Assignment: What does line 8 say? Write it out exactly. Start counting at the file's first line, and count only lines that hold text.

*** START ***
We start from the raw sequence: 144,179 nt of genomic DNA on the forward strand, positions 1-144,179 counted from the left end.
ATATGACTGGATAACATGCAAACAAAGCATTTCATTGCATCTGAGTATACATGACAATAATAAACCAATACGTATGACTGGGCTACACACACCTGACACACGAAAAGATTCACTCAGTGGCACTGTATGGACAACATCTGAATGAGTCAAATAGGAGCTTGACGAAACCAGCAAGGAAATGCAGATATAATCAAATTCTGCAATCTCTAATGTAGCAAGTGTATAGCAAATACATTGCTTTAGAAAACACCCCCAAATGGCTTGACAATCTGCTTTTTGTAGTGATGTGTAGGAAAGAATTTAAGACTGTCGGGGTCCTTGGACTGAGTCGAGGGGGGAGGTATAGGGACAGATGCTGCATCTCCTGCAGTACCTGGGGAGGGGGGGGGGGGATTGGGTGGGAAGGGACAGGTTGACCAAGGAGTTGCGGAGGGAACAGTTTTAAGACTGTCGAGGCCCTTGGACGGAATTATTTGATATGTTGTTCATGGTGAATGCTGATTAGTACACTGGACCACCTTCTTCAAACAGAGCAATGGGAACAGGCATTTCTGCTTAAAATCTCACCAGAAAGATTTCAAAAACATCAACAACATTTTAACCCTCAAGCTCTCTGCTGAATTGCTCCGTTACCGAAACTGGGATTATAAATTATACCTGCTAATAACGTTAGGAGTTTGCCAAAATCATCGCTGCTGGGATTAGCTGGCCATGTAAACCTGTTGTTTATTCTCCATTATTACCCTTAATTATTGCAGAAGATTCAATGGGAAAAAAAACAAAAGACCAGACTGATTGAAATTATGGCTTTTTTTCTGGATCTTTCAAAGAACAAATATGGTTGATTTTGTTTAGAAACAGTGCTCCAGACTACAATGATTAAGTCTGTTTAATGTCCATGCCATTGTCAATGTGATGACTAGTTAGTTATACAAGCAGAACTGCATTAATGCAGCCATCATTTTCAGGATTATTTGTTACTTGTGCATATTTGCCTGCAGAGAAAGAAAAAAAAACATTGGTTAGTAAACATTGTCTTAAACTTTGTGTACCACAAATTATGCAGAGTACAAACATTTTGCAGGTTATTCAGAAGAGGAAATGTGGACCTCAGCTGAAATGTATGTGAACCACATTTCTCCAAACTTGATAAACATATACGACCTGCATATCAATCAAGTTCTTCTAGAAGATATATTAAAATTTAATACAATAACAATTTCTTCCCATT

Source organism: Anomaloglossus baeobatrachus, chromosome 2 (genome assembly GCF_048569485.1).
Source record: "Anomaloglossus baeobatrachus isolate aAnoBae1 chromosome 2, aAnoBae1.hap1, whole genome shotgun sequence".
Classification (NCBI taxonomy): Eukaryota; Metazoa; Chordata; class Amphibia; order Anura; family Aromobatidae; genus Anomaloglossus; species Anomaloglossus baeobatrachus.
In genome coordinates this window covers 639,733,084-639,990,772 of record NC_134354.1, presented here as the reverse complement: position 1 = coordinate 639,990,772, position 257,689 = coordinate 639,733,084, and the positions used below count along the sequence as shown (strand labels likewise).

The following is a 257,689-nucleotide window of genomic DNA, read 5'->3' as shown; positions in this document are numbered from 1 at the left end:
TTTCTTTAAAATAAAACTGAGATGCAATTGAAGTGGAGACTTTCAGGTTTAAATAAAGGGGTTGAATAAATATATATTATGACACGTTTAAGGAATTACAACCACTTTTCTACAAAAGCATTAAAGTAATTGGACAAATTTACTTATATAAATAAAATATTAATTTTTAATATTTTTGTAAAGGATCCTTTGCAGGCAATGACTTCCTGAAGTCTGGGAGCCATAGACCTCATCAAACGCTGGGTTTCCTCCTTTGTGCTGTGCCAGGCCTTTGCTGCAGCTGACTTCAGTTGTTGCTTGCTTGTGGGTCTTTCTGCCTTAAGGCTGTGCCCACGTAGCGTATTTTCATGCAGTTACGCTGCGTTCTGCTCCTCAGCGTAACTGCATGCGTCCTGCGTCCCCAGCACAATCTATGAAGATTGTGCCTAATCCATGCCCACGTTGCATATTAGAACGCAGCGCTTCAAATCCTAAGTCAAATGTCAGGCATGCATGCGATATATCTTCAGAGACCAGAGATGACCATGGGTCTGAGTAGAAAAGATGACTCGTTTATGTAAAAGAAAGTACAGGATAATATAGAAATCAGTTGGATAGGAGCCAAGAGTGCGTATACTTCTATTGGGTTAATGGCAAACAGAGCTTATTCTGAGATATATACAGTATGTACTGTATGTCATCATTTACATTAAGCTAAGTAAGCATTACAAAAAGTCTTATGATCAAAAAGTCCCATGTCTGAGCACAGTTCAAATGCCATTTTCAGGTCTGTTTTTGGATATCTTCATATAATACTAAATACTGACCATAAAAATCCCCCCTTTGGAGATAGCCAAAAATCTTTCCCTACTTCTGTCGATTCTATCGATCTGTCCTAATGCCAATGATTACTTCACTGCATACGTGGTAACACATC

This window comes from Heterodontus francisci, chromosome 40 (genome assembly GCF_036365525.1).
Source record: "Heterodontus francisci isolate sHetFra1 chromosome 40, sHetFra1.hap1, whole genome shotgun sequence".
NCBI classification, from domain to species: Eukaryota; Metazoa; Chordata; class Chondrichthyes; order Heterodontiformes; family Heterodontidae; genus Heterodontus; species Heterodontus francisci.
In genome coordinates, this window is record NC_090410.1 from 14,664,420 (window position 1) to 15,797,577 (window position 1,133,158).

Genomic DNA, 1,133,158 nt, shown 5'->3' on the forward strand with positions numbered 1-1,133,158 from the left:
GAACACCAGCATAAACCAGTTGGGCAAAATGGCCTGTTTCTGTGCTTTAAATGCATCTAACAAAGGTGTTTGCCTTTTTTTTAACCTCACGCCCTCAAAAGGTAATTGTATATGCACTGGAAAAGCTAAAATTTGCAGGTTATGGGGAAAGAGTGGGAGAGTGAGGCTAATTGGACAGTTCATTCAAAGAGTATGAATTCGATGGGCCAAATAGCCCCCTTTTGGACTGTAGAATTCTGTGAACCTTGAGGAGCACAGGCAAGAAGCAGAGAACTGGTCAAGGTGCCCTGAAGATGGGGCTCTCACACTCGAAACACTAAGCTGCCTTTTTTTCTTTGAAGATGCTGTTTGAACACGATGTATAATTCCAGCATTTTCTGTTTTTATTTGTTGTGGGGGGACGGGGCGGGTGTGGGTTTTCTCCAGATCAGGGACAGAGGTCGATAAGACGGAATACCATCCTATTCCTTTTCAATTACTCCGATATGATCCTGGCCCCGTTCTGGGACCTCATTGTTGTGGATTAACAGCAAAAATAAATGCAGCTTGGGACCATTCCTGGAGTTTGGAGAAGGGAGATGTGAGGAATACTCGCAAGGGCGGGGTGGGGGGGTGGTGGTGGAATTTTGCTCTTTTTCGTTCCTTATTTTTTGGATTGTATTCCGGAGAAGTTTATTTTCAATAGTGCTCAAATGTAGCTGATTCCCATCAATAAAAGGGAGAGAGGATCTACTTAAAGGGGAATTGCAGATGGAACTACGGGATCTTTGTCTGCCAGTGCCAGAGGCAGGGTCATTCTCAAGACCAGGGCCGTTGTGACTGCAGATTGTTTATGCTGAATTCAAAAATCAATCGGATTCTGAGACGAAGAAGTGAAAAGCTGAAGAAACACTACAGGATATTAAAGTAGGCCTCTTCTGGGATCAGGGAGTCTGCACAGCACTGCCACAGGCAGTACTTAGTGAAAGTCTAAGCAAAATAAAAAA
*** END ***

TTTCTTTAAAATAAAACTGAGATGCAATTGAAGTGGAGACTTTCAGGTTTAAATAAAGGGGTTGAATAAATATATATTATGACACGTTTAAGGAATTACAACCACTTTTCTACAAAAGCATTAAAGTAATTGGACAAATTTACTTATATAAATAAAATATTAATTTTTAATATTTTTGTAAAGGATCCTTTGCAGGCAATGACTTCCTGAAGTCTGGGAGCCATAGACCTCATCAAACGCTGGGTTTCCTCCTTTGTGCTGTGCCAGGCCTTTGCTGCAGCTGACTTCAGTTGTTGCTTGCTTGTGGGTCTTTCTGCCTTAAGGCTGTGCCCACGTAGCGTATTTTCATGCAGTTACGCTGCGTTCTGCTCCTCAGCGTAACTGCATGCGTCCTGCGTCCCCAGCACAATCTATGAAGATTGTGCCTAATCCATGCCCACGTTGCATATTAGAACGCAGCGCTTCAAATCCTAAGTCAAATGTCAGGCATGCATGCGATATATCTTCAGAGACCAGAGATGACCATGGGTCTGAGTAGAAAAGATGACTCGTTTATGTAAAAGAAAGTACAGGATAATATAGAAATCAGTTGGATAGGAGCCAAGAGTGCGTATACTTCTATTGGGTTAATGGCAAACAGAGCTTATTCTGAGATATATACAGTATGTACTGTATGTCATCATTTACATTAAGCTAAGTAAGCATTACAAAAAGTCTTATGATCAAAAAGTCCCATGTCTGAGCACAGTTCAAATGCCATTTTCAGGTCTGTTTTTGGATATCTTCATATAATACTAAATACTGACCATAAAAATCCCCCCTTTGGAGATAGCCAAAAATCTTTCCCTACTTCTGTCGATTCTATCGATCTGTCCTAATGCCAATGATTACTTCACTGCATACGTGGTAACACATC